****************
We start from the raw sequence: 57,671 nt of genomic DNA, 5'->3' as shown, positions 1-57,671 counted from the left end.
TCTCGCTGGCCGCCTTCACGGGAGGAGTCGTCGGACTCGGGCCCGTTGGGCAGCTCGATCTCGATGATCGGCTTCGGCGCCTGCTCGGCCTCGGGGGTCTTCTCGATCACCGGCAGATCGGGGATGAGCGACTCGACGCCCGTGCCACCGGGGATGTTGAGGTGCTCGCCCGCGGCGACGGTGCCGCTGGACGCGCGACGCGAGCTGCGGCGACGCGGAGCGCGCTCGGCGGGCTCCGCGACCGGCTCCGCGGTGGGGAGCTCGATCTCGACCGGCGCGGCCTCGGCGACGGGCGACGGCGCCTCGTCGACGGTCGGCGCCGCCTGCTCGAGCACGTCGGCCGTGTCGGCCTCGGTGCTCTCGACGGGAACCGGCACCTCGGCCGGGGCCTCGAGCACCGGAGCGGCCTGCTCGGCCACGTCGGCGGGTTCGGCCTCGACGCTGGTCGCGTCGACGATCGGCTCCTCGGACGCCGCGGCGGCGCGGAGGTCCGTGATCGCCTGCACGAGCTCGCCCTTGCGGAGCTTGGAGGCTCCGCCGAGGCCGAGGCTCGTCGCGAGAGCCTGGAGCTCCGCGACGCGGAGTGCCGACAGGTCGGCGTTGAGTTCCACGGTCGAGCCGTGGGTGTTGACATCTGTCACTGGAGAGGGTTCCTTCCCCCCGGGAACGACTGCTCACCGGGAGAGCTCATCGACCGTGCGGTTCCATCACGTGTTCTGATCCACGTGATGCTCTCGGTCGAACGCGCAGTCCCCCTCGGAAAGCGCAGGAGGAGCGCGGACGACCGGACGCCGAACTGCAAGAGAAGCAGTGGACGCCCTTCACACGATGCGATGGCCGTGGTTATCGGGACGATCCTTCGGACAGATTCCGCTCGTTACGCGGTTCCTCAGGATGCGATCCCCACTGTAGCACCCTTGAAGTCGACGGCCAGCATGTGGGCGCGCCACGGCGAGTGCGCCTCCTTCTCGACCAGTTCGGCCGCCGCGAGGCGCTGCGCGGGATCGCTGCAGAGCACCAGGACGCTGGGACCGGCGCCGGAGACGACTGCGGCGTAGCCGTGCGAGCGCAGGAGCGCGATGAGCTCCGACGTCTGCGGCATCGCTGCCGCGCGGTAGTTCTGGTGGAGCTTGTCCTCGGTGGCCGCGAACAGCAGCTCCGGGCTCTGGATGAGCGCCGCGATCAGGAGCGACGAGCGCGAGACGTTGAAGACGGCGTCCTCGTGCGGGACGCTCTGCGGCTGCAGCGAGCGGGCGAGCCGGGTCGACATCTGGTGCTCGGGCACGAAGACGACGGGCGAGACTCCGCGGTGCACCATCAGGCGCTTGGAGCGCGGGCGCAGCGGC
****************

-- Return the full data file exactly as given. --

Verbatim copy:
We start from the raw sequence: 57,671 nt of genomic DNA, 5'->3' as shown, positions 1-57,671 counted from the left end.
TCTCGCTGGCCGCCTTCACGGGAGGAGTCGTCGGACTCGGGCCCGTTGGGCAGCTCGATCTCGATGATCGGCTTCGGCGCCTGCTCGGCCTCGGGGGTCTTCTCGATCACCGGCAGATCGGGGATGAGCGACTCGACGCCCGTGCCACCGGGGATGTTGAGGTGCTCGCCCGCGGCGACGGTGCCGCTGGACGCGCGACGCGAGCTGCGGCGACGCGGAGCGCGCTCGGCGGGCTCCGCGACCGGCTCCGCGGTGGGGAGCTCGATCTCGACCGGCGCGGCCTCGGCGACGGGCGACGGCGCCTCGTCGACGGTCGGCGCCGCCTGCTCGAGCACGTCGGCCGTGTCGGCCTCGGTGCTCTCGACGGGAACCGGCACCTCGGCCGGGGCCTCGAGCACCGGAGCGGCCTGCTCGGCCACGTCGGCGGGTTCGGCCTCGACGCTGGTCGCGTCGACGATCGGCTCCTCGGACGCCGCGGCGGCGCGGAGGTCCGTGATCGCCTGCACGAGCTCGCCCTTGCGGAGCTTGGAGGCTCCGCCGAGGCCGAGGCTCGTCGCGAGAGCCTGGAGCTCCGCGACGCGGAGTGCCGACAGGTCGGCGTTGAGTTCCACGGTCGAGCCGTGGGTGTTGACATCTGTCACTGGAGAGGGTTCCTTCCCCCCGGGAACGACTGCTCACCGGGAGAGCTCATCGACCGTGCGGTTCCATCACGTGTTCTGATCCACGTGATGCTCTCGGTCGAACGCGCAGTCCCCCTCGGAAAGCGCAGGAGGAGCGCGGACGACCGGACGCCGAACTGCAAGAGAAGCAGTGGACGCCCTTCACACGATGCGATGGCCGTGGTTATCGGGACGATCCTTCGGACAGATTCCGCTCGTTACGCGGTTCCTCAGGATGCGATCCCCACTGTAGCACCCTTGAAGTCGACGGCCAGCATGTGGGCGCGCCACGGCGAGTGCGCCTCCTTCTCGACCAGTTCGGCCGCCGCGAGGCGCTGCGCGGGATCGCTGCAGAGCACCAGGACGCTGGGACCGGCGCCGGAGACGACTGCGGCGTAGCCGTGCGAGCGCAGGAGCGCGATGAGCTCCGACGTCTGCGGCATCGCTGCCGCGCGGTAGTTCTGGTGGAGCTTGTCCTCGGTGGCCGCGAACAGCAGCTCCGGGCTCTGGATGAGCGCCGCGATCAGGAGCGACGAGCGCGAGACGTTGAAGACGGCGTCCTCGTGCGGGACGCTCTGCGGCTGCAGCGAGCGGGCGAGCCGGGTCGACATCTGGTGCTCGGGCACGAAGACGACGGGCGAGACTCCGCGGTGCACCATCAGGCGCTTGGAGCGCGGGCGCAGCGGC